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Schwarzenegger’s ‘Six Rules for Success’: Sage advice for all Americans

Schwarzenegger’s most important rule of all for attaining success: “Work your butt off.” Sage advice from the Austrian Oak.

Like all of us, Arnold Schwarzenegger has his moral failings. We know what they are since he’s a public figure, but if we’re honest with ourselves we know that we too are “warped timber.” Given that, the question becomes:  How did a scrawny kid grow up to become the Austrian Oak, and can the principles that helped bring him success be applied to the rest of us? There’s a video that’s been on YouTube for quite some time that highlights Schwarzenegger’s “Six Rules for Success.” I believe they can be inspiring to anyone, in any field.

As I’ve noted before, it’s been my experience that those who are serious about lifting weights tend to have a conservative streak in them — or at least seem to be more open to the worldview than my other friends and acquaintances. The weights are about tough love, and Arnold does a great job imparting their wisdom here:

Now of course, people ask me all the time, they say to me: “What is the secret to success?” The first rule is: Trust yourself. But what is most important is that you have to dig deep down — dig deep down — and ask yourself, “Who do you want to be?” Not what, but who? I’m talking about not what your parents and teachers want you to be, but you. I’m talking about figuring out for yourselves, what makes you happy no matter how crazy it may sound to the people.

Rule #1 is: Trust yourself, no matter what anyone else thinks.

Rule #2 is: Break the rules.

We have so many rules in life about everything. I say break the rules — not the law — but break the rules. It is impossible to be a maverick or a true original if you’re too well behaved and don’t want to break the rules. You have to think outside the box. That is what I believe. After all, what is the point of being on this earth if all you want to do is be liked by everyone and avoid trouble? The only way I ever got anyplace was by breaking some of the rules.

Which of course brings me to Rule Number 3: Don’t be afraid to fail.

Anything I’ve ever attempted, I was always willing to fail. You can’t always win, but don’t be afraid of making decisions. You can’t be paralyzed by fear of failure or you will never push yourself. You keep pushing because you believe in yourself and in your vision. And you know that it is the right thing to do and success will come. So don’t be afraid to fail, which brings me to Rule #4, which is: Don’t listen to the naysayers.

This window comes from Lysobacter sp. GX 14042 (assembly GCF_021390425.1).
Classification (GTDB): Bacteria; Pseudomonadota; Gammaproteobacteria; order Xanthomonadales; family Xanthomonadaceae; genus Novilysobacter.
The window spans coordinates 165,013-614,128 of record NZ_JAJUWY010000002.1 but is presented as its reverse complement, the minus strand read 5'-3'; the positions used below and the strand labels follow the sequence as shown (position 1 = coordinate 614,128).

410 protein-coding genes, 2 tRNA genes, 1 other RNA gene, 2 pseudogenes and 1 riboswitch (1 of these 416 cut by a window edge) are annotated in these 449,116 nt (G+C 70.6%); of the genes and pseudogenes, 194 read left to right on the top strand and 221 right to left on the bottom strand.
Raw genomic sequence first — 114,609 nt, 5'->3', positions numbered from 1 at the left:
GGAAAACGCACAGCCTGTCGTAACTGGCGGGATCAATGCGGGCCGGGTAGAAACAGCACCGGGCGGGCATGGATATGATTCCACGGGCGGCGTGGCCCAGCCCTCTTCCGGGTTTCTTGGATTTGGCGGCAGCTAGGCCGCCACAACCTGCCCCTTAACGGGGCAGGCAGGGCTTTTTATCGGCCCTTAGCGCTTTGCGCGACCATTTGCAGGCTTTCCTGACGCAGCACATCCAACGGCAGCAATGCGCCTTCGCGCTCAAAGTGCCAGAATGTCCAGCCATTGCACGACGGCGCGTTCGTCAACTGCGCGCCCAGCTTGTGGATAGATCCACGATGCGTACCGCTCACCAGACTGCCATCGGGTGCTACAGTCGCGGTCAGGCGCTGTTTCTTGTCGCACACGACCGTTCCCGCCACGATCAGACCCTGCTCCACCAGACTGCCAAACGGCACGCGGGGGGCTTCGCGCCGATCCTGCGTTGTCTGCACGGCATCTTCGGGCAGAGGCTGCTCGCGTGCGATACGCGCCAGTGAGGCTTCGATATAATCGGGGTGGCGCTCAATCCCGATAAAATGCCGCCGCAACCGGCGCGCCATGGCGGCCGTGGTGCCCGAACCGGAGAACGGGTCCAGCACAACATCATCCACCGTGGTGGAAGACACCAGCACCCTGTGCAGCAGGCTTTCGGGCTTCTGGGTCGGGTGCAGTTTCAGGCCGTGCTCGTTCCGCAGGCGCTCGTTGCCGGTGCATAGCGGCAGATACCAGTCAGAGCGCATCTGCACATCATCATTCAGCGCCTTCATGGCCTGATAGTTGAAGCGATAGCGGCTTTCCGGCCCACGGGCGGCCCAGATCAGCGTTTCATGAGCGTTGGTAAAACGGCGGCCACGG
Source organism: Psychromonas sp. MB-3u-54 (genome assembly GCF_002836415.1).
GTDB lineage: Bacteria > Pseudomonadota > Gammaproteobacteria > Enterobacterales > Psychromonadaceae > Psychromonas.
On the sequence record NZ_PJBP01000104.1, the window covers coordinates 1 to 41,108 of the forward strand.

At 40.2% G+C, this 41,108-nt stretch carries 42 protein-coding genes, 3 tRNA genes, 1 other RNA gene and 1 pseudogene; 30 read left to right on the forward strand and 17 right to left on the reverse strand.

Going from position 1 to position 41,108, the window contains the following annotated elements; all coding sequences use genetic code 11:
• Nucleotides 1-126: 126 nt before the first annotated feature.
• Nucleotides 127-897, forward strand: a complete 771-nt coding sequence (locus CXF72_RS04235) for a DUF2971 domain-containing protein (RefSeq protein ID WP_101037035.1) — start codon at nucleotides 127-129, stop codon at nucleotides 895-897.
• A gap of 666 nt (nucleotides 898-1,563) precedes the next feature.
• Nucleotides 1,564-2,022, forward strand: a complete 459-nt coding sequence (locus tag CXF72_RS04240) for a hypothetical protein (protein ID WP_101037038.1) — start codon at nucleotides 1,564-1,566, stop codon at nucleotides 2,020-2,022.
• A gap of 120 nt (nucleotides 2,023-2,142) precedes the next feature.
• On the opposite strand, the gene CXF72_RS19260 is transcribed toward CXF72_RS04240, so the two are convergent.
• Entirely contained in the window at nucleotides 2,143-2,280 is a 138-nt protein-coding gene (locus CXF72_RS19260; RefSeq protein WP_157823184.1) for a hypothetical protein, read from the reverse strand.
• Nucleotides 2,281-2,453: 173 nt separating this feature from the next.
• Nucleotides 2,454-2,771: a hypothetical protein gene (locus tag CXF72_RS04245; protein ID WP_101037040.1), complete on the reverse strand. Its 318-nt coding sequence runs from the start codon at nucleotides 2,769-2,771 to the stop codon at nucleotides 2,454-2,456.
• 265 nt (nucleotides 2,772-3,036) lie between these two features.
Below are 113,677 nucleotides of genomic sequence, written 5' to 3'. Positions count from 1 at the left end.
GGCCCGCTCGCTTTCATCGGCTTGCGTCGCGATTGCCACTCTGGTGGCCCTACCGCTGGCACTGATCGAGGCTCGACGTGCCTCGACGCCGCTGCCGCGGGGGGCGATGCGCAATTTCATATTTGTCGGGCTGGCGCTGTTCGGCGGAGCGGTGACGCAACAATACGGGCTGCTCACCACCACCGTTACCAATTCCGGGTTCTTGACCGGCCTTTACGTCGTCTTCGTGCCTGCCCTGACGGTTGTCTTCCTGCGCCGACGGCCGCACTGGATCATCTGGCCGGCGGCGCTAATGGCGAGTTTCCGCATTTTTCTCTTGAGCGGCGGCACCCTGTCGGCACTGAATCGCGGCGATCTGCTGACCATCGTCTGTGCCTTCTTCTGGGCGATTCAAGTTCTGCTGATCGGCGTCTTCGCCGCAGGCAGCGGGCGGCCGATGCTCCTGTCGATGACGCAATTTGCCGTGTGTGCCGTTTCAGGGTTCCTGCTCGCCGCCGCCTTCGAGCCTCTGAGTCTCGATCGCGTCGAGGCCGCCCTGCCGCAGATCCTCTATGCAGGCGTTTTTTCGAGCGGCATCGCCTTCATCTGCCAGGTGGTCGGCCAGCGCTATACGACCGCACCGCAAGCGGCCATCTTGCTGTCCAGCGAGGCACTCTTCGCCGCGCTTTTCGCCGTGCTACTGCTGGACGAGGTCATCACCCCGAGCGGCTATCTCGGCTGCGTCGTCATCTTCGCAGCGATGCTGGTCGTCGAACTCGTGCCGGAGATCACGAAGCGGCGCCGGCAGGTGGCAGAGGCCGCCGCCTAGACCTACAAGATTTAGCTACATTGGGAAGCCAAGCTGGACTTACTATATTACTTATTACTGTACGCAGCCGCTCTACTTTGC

I mean, how many times have you heard that you can’t do this and you can’t do that and it has never been done before? I love it when someone says no one has ever done this before, because when I do it that means that I’m the first person who has done it! So pay no attention to the people who say it can’t be done.

I never listen to “you can’t.” I always listen to myself and say, “Yes, you can.” And that brings me to Rule #5, which is the most important rule of all: Work your butt off. Leave no stone unturned.

Mohammad Ali, one of my great heroes, had a great line in the 70’s when he was asked: “How many situps do you do?” He said, “I don’t count my situps; I only start counting when it starts hurting. When I feel pain, that’s when I start counting because that’s when it really counts. That’s what makes you a champion.” And that’s the way it is with everything: No pain, no gain.

While you’re out there partying, horsing around, someone out there at the same time is working hard. Someone is getting smarter and someone is winning. Just remember that. Now if you want to win, there is absolutely no way around hard, hard work. None of my rules for success will work unless you do. I’ve always figured that there were 24 hours in a day.  You sleep 6 hours. There are 18 hours left. Now, I know there are some of you out there now who say, “Well wait a minute. I sleep 8 hours or 9 hours.”  Well, just sleep faster, I would recommend.

That takes me to Rule #6, which is a very important rule. It’s about giving back. Whatever path that you take in your lives, you must always find time to give something back. Something back to your community. Give something back to your state or your country.

Let me tell you something: Reaching out and helping people will give you more satisfaction than anything you have ever done.

Remember these six rules:

1. Trust yourself
2. Break some rules
3. Don’t be afraid to fail
4. Ignore the naysayers
5. Work like hell
6. Give something back

Well said, Arnold. Well said, indeed.

Related: ‘Pumping Iron’ inspires, decades after its release